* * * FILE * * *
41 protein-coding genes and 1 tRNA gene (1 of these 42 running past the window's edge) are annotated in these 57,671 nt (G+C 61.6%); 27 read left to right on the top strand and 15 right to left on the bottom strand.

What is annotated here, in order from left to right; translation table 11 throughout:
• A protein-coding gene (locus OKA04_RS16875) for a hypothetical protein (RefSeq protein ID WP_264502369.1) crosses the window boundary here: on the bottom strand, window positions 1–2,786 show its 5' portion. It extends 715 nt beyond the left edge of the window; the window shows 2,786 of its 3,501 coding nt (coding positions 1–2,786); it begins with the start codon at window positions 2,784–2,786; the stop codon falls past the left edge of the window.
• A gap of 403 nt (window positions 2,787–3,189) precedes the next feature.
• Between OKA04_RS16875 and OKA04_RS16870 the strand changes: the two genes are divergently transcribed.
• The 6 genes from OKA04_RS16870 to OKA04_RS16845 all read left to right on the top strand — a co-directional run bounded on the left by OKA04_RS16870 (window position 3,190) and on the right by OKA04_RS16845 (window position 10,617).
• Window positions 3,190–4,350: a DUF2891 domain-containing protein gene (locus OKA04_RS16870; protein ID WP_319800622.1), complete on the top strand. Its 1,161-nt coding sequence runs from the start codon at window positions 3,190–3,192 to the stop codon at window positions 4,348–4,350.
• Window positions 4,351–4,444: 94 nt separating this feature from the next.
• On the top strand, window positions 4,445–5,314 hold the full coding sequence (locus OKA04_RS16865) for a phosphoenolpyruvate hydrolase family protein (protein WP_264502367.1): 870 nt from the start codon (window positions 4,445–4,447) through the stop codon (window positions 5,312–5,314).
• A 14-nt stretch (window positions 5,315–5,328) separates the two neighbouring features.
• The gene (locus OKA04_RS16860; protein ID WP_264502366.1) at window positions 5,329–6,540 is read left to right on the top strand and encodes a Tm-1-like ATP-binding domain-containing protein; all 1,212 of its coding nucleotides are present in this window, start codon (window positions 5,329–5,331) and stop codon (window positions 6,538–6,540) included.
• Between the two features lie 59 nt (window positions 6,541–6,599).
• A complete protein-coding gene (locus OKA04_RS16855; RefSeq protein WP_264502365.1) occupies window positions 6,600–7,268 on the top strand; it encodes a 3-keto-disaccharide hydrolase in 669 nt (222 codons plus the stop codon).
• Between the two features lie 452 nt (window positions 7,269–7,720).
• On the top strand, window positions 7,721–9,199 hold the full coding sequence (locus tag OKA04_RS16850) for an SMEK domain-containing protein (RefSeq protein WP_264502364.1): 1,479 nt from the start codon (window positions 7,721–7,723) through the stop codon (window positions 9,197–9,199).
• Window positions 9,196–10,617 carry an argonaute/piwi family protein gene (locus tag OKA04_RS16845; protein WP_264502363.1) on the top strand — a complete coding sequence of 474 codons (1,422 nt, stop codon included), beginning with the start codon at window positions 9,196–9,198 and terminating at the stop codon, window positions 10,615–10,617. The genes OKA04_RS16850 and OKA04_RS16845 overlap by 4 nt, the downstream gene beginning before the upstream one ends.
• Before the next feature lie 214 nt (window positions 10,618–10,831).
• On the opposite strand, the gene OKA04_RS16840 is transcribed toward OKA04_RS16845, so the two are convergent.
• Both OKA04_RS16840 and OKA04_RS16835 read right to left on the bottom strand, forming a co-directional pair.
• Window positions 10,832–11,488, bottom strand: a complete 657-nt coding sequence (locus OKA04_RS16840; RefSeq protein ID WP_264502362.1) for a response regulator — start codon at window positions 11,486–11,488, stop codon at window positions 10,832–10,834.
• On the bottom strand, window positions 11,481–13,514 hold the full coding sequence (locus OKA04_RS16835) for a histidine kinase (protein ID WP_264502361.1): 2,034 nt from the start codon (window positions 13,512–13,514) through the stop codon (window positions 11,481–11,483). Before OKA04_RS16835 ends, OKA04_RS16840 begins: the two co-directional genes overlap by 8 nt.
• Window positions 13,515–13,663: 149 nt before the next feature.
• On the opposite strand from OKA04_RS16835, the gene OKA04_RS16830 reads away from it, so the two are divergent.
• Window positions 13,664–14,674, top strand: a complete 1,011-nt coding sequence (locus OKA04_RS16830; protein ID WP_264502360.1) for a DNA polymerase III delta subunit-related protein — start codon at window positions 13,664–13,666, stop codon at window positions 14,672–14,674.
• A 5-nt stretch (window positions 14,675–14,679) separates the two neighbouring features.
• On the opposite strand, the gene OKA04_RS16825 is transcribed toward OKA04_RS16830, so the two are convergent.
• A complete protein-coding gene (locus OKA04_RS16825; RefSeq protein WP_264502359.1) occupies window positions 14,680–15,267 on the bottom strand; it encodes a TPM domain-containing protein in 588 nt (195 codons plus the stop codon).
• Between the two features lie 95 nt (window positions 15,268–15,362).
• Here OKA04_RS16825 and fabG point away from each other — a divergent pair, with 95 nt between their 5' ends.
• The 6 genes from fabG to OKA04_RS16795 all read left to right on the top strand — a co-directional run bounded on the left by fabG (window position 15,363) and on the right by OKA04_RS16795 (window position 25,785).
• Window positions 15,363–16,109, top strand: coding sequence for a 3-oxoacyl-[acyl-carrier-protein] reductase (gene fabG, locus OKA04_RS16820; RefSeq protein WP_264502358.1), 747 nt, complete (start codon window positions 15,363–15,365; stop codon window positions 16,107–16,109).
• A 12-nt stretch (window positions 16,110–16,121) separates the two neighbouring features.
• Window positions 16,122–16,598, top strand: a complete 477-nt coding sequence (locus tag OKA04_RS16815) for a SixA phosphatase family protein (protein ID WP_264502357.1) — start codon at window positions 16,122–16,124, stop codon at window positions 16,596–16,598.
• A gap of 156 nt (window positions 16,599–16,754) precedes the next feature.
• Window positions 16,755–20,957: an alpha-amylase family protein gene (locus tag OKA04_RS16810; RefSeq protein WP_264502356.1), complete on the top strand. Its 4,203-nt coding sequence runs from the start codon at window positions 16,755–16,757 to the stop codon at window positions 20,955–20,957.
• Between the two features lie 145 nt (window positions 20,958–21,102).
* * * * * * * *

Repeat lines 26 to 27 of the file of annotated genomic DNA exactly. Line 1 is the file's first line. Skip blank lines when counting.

• On the opposite strand, the gene OKA04_RS16825 is transcribed toward OKA04_RS16830, so the two are convergent.
• A complete protein-coding gene (locus OKA04_RS16825; RefSeq protein WP_264502359.1) occupies window positions 14,680–15,267 on the bottom strand; it encodes a TPM domain-containing protein in 588 nt (195 codons plus the stop codon).